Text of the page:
Dean Keith Simonton: Scientific Creativity: Discovery and Invention as Combinatorial

Although scientific creativity is often viewed as entailing some combinatorial process or procedure, it is necessary to more explicitly formalize what that actually means. By focusing on creativity as problem solving, three parameters are used to describe eight possible combinatorial solutions, only one of which is considered creative. The latter leads to a three-critertion creativity definition, namely, that personally assessed creativity is a multiplicative function of originality, utility, and surprise.

This definition then has six major implications, implications that are partly illustrated using Monte Carlo simulations. One key repercussion is that creativity always requires some involvement of trial and error, generate and test, or blind variation and selective retention (however named). Moreover, the formal representation implies that no single pro- cess or procedure can ever be specified as generating the creative combinatorial solutions. The presentation concludes by using the three-criterion definition to indicate how creativity differs in the arts and sciences.

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Dean Keith Simonton

Distinguished Professor Emeritus, Department of Psychology, University of California, Davis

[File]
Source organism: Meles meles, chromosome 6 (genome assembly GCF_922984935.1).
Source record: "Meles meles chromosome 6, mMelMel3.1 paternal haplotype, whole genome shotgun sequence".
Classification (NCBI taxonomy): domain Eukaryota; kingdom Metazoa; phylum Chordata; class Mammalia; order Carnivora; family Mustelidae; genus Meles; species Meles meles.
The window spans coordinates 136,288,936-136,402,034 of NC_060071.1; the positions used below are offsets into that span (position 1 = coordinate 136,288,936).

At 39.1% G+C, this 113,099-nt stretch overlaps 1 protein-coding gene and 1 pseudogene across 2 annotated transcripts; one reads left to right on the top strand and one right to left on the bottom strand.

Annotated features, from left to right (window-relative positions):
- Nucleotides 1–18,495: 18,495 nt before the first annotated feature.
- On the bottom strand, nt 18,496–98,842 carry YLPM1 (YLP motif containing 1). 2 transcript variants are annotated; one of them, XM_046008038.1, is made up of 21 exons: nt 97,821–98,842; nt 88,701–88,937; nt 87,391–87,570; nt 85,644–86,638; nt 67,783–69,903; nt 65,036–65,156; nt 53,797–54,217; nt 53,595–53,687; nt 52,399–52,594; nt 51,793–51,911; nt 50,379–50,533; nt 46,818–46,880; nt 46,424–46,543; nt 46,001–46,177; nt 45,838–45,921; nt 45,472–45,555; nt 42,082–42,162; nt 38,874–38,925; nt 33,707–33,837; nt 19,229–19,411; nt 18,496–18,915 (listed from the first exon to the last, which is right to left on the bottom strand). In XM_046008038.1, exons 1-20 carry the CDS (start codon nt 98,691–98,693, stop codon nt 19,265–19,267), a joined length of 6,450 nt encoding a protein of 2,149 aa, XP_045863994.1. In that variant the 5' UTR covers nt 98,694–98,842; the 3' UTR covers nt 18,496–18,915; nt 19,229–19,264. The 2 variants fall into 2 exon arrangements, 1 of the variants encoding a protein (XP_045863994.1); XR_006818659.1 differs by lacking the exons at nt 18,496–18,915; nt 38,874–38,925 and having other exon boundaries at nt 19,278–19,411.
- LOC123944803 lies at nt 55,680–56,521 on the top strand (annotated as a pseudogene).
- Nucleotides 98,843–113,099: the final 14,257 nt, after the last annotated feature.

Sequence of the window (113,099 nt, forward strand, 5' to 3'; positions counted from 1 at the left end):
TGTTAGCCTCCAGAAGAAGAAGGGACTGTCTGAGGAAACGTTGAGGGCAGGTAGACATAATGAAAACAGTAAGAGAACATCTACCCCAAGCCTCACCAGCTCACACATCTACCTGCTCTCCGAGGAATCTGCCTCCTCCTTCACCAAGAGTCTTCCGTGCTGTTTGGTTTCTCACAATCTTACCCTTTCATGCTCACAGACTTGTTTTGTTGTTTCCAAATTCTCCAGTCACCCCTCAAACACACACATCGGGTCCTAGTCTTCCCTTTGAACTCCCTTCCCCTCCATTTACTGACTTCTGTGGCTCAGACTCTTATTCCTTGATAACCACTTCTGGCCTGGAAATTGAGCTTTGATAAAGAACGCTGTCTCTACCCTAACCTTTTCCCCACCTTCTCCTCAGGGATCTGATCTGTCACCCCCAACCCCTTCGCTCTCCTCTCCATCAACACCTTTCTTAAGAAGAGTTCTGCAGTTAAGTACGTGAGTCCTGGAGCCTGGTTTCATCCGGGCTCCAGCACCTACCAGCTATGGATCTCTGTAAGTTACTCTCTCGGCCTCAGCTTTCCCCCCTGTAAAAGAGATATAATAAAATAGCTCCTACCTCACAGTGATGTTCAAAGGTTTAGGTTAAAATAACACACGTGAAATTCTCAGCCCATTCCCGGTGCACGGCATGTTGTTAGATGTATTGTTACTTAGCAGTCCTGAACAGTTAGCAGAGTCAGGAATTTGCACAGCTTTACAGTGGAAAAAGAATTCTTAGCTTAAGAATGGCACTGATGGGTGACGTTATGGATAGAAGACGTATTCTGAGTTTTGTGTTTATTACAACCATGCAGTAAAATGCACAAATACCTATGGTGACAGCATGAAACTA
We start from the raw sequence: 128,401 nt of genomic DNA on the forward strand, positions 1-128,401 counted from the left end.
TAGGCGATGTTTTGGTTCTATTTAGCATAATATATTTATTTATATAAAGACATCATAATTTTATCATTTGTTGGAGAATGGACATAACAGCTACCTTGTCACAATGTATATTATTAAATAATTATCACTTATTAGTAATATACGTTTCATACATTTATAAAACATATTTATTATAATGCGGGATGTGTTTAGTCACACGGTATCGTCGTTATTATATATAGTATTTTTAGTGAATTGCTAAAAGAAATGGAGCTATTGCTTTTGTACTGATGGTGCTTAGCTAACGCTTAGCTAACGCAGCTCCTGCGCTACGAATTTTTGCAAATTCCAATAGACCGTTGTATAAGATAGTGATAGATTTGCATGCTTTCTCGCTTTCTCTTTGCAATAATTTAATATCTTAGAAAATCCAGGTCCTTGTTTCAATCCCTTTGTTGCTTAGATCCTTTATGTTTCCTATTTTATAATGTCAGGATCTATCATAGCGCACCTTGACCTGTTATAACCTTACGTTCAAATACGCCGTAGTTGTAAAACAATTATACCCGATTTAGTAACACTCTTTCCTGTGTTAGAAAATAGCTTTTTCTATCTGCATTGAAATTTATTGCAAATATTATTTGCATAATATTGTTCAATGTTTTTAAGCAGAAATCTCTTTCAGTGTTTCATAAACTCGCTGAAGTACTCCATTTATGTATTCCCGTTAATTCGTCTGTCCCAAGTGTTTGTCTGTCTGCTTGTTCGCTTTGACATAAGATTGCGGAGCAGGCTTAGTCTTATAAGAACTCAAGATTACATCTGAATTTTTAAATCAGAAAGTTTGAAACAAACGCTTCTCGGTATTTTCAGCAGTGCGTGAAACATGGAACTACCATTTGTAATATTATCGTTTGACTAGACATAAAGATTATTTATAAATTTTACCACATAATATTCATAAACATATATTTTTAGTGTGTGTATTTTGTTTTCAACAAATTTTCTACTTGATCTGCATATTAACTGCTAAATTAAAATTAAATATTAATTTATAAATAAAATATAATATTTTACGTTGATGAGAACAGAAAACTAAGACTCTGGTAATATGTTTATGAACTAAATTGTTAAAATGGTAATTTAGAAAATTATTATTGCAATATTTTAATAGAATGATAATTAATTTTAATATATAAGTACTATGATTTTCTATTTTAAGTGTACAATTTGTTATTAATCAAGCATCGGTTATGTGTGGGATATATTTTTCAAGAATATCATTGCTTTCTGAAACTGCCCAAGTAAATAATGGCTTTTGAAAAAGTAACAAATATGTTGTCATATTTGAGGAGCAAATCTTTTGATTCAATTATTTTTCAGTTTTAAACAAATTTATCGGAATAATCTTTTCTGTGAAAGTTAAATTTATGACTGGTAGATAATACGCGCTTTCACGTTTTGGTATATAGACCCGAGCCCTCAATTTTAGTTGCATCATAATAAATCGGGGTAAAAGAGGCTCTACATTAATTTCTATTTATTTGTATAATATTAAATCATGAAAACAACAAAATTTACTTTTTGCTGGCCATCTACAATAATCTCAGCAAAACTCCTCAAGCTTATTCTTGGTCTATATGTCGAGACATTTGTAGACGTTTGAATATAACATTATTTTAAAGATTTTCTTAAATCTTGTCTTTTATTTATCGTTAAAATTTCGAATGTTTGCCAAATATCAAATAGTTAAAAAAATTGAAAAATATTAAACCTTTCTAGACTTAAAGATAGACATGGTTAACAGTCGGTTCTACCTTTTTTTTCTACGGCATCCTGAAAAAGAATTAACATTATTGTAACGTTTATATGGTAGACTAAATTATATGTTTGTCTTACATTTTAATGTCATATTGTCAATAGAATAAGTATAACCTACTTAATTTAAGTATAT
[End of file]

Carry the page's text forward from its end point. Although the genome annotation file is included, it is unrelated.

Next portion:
Dean Keith Simonton is Distinguished Professor Emeritus of Psychology at the University of California, Davis. After earning his 1975 Harvard doctorate in social psychology, his research has largely focused on diverse aspects of genius, creativity, leadership, talent, and aesthetics. Although he most frequently uses historiometric methods, he has also published mathematical models, computer simulations, laboratory experiments, psychometric assessments, meta-analyses, interviews, and single-case studies. The resulting output includes 14 books, 153 book chapters, 47 entries in 27 encyclopedias, and 345 contributions to 134 journals, annuals, and other periodicals. His Google i10- and h-indices stand at 259 and 75, respectively. Dr. Simonton has also received numerous honors, such as the William James Book Award, the George A. Miller Outstanding Article Award, the SPSP Theoretical Innovation Prize, and the Sir Francis Galton Award. In 2018 MIT Press put out The Genius Checklist: Nine Paradoxical Tips on How You Can Become a Creative Genius.